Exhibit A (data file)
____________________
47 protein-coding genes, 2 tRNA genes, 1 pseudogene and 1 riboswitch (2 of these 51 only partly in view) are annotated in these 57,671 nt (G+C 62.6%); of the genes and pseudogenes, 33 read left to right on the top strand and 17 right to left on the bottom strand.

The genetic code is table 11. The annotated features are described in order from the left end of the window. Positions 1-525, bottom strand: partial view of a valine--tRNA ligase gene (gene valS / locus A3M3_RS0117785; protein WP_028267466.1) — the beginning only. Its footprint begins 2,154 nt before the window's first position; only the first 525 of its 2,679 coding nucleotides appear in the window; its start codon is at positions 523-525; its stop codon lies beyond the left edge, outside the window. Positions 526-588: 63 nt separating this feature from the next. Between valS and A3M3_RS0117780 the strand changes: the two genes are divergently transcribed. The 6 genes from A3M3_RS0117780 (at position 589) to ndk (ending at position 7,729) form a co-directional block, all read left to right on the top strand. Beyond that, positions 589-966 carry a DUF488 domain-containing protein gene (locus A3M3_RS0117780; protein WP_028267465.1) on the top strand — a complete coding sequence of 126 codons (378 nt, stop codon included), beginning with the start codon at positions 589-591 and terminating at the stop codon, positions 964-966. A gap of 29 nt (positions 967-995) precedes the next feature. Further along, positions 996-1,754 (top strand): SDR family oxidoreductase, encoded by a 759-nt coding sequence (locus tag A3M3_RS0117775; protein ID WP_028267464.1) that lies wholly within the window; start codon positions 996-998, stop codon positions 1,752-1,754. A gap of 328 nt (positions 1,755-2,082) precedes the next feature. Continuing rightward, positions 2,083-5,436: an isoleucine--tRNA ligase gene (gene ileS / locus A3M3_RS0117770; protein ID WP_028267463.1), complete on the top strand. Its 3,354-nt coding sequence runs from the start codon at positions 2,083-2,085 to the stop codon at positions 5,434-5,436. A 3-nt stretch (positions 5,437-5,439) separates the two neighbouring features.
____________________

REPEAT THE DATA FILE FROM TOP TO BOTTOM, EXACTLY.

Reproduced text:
47 protein-coding genes, 2 tRNA genes, 1 pseudogene and 1 riboswitch (2 of these 51 only partly in view) are annotated in these 57,671 nt (G+C 62.6%); of the genes and pseudogenes, 33 read left to right on the top strand and 17 right to left on the bottom strand.

The genetic code is table 11. The annotated features are described in order from the left end of the window. Positions 1-525, bottom strand: partial view of a valine--tRNA ligase gene (gene valS / locus A3M3_RS0117785; protein WP_028267466.1) — the beginning only. Its footprint begins 2,154 nt before the window's first position; only the first 525 of its 2,679 coding nucleotides appear in the window; its start codon is at positions 523-525; its stop codon lies beyond the left edge, outside the window. Positions 526-588: 63 nt separating this feature from the next. Between valS and A3M3_RS0117780 the strand changes: the two genes are divergently transcribed. The 6 genes from A3M3_RS0117780 (at position 589) to ndk (ending at position 7,729) form a co-directional block, all read left to right on the top strand. Beyond that, positions 589-966 carry a DUF488 domain-containing protein gene (locus A3M3_RS0117780; protein WP_028267465.1) on the top strand — a complete coding sequence of 126 codons (378 nt, stop codon included), beginning with the start codon at positions 589-591 and terminating at the stop codon, positions 964-966. A gap of 29 nt (positions 967-995) precedes the next feature. Further along, positions 996-1,754 (top strand): SDR family oxidoreductase, encoded by a 759-nt coding sequence (locus tag A3M3_RS0117775; protein ID WP_028267464.1) that lies wholly within the window; start codon positions 996-998, stop codon positions 1,752-1,754. A gap of 328 nt (positions 1,755-2,082) precedes the next feature. Continuing rightward, positions 2,083-5,436: an isoleucine--tRNA ligase gene (gene ileS / locus A3M3_RS0117770; protein ID WP_028267463.1), complete on the top strand. Its 3,354-nt coding sequence runs from the start codon at positions 2,083-2,085 to the stop codon at positions 5,434-5,436. A 3-nt stretch (positions 5,437-5,439) separates the two neighbouring features.